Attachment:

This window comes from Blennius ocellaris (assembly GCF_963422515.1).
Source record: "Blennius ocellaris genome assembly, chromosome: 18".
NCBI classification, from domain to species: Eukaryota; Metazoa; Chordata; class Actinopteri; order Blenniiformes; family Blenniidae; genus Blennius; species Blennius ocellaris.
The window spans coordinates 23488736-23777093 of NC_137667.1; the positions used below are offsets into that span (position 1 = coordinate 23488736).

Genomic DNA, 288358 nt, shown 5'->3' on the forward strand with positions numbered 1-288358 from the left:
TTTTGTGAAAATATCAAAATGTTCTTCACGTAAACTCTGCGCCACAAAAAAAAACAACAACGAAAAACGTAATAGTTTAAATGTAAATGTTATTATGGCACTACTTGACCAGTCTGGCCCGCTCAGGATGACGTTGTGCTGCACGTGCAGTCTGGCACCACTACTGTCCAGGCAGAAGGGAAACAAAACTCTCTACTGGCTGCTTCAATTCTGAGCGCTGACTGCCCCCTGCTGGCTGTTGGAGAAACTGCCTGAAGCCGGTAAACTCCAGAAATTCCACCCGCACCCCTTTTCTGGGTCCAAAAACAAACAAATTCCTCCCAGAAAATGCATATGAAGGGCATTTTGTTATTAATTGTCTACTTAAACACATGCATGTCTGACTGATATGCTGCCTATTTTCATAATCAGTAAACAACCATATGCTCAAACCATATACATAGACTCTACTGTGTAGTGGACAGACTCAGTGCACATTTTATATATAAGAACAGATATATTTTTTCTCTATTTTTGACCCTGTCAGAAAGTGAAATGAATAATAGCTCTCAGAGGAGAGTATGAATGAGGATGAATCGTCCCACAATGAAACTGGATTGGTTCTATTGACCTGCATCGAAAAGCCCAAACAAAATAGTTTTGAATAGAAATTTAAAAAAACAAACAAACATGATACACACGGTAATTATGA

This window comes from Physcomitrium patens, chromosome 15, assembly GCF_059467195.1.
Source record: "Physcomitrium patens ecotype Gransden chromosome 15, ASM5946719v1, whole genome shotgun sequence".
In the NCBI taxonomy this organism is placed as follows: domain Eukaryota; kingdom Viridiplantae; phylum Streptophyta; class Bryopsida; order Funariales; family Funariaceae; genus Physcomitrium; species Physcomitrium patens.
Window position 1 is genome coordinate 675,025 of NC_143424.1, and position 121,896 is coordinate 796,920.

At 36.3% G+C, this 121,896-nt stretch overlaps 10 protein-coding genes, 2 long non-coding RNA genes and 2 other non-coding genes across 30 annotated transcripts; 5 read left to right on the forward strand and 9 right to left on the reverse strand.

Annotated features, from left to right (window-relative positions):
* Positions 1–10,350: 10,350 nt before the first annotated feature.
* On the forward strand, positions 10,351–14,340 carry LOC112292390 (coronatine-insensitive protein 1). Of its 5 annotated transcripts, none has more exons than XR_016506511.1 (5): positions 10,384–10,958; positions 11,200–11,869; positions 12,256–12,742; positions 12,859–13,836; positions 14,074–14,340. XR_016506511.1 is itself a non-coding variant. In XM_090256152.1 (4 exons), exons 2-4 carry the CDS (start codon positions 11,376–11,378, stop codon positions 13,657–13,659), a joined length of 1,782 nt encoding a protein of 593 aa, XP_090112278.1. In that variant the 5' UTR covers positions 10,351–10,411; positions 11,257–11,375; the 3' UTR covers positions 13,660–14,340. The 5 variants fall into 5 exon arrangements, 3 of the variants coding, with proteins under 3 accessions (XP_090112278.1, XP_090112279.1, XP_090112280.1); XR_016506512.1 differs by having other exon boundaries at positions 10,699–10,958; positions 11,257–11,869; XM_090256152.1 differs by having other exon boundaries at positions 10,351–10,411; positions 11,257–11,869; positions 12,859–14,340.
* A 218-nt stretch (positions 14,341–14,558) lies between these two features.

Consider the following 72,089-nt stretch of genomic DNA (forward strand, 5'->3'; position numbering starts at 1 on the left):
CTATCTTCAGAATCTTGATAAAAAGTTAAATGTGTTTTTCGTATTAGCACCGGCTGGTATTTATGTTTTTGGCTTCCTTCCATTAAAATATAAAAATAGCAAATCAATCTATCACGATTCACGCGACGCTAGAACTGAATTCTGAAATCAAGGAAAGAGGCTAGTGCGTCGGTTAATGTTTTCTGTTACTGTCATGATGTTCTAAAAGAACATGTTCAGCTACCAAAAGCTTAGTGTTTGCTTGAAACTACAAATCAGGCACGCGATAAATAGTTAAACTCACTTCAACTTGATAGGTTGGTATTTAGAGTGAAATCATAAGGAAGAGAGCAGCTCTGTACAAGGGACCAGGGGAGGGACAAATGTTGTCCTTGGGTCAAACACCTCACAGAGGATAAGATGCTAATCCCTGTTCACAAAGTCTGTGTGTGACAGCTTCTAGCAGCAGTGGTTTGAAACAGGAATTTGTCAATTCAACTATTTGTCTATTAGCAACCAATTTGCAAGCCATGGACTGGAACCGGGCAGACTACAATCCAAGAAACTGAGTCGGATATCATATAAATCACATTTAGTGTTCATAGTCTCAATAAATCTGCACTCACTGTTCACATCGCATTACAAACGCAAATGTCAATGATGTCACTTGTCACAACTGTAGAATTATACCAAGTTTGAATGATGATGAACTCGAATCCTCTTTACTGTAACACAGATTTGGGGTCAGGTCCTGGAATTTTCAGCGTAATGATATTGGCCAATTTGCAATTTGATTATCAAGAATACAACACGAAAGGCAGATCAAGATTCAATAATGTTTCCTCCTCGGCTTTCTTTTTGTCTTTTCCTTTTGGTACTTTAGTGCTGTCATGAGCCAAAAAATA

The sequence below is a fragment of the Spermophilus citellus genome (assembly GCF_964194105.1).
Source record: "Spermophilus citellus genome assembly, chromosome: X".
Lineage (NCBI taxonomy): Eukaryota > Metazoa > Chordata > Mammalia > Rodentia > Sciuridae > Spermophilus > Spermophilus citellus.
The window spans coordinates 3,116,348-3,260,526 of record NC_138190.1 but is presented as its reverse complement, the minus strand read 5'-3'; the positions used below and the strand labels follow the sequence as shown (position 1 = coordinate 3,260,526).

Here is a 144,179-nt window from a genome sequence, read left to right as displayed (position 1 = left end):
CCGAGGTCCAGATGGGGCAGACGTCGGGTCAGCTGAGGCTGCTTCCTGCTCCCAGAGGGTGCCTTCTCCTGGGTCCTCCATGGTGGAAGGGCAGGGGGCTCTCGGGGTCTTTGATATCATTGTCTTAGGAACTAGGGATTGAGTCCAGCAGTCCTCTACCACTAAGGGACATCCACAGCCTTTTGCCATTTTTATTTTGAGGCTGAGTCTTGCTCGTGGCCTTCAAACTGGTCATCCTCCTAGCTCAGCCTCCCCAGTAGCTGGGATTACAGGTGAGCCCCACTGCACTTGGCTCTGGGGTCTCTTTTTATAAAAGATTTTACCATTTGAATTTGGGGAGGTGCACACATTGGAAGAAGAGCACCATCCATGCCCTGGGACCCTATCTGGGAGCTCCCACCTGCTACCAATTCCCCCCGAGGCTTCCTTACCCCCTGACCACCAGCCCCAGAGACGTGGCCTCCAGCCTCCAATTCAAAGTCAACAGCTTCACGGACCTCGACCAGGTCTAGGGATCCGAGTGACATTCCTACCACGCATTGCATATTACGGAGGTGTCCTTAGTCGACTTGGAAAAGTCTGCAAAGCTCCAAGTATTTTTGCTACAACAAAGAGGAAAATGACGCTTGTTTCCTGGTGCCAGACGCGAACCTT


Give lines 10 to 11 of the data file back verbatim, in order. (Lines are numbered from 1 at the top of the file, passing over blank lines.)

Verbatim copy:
Window position 1 is genome coordinate 675,025 of NC_143424.1, and position 121,896 is coordinate 796,920.

At 36.3% G+C, this 121,896-nt stretch overlaps 10 protein-coding genes, 2 long non-coding RNA genes and 2 other non-coding genes across 30 annotated transcripts; 5 read left to right on the forward strand and 9 right to left on the reverse strand.